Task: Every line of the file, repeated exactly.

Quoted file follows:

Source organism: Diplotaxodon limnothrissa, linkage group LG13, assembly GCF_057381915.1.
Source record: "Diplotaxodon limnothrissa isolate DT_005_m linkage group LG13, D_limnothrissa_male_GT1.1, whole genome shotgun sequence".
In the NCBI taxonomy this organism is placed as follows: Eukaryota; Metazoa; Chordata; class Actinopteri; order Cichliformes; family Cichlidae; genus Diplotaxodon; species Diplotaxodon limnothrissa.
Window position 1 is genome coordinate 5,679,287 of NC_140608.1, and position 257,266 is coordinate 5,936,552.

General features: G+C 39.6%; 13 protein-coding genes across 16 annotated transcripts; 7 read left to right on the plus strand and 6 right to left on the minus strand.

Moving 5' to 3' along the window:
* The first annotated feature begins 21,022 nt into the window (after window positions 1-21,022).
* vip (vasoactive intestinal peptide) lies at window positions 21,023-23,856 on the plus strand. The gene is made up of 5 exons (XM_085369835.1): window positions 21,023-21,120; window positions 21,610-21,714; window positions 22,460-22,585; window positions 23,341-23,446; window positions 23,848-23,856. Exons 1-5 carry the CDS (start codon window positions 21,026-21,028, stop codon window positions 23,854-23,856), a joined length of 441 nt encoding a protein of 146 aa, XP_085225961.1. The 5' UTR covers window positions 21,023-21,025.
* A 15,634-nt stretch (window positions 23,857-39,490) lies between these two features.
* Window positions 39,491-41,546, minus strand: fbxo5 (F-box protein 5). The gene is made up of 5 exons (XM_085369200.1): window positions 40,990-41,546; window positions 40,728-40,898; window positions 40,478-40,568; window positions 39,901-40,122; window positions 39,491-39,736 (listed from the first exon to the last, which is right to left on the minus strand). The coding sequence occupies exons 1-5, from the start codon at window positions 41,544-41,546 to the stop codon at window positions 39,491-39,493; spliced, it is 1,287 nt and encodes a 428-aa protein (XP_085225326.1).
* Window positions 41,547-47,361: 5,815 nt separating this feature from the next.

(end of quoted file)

Source organism: Diplotaxodon limnothrissa, linkage group LG13, assembly GCF_057381915.1.
Source record: "Diplotaxodon limnothrissa isolate DT_005_m linkage group LG13, D_limnothrissa_male_GT1.1, whole genome shotgun sequence".
In the NCBI taxonomy this organism is placed as follows: Eukaryota; Metazoa; Chordata; class Actinopteri; order Cichliformes; family Cichlidae; genus Diplotaxodon; species Diplotaxodon limnothrissa.
Window position 1 is genome coordinate 5,679,287 of NC_140608.1, and position 257,266 is coordinate 5,936,552.

General features: G+C 39.6%; 13 protein-coding genes across 16 annotated transcripts; 7 read left to right on the plus strand and 6 right to left on the minus strand.

Moving 5' to 3' along the window:
* The first annotated feature begins 21,022 nt into the window (after window positions 1-21,022).
* vip (vasoactive intestinal peptide) lies at window positions 21,023-23,856 on the plus strand. The gene is made up of 5 exons (XM_085369835.1): window positions 21,023-21,120; window positions 21,610-21,714; window positions 22,460-22,585; window positions 23,341-23,446; window positions 23,848-23,856. Exons 1-5 carry the CDS (start codon window positions 21,026-21,028, stop codon window positions 23,854-23,856), a joined length of 441 nt encoding a protein of 146 aa, XP_085225961.1. The 5' UTR covers window positions 21,023-21,025.
* A 15,634-nt stretch (window positions 23,857-39,490) lies between these two features.
* Window positions 39,491-41,546, minus strand: fbxo5 (F-box protein 5). The gene is made up of 5 exons (XM_085369200.1): window positions 40,990-41,546; window positions 40,728-40,898; window positions 40,478-40,568; window positions 39,901-40,122; window positions 39,491-39,736 (listed from the first exon to the last, which is right to left on the minus strand). The coding sequence occupies exons 1-5, from the start codon at window positions 41,544-41,546 to the stop codon at window positions 39,491-39,493; spliced, it is 1,287 nt and encodes a 428-aa protein (XP_085225326.1).
* Window positions 41,547-47,361: 5,815 nt separating this feature from the next.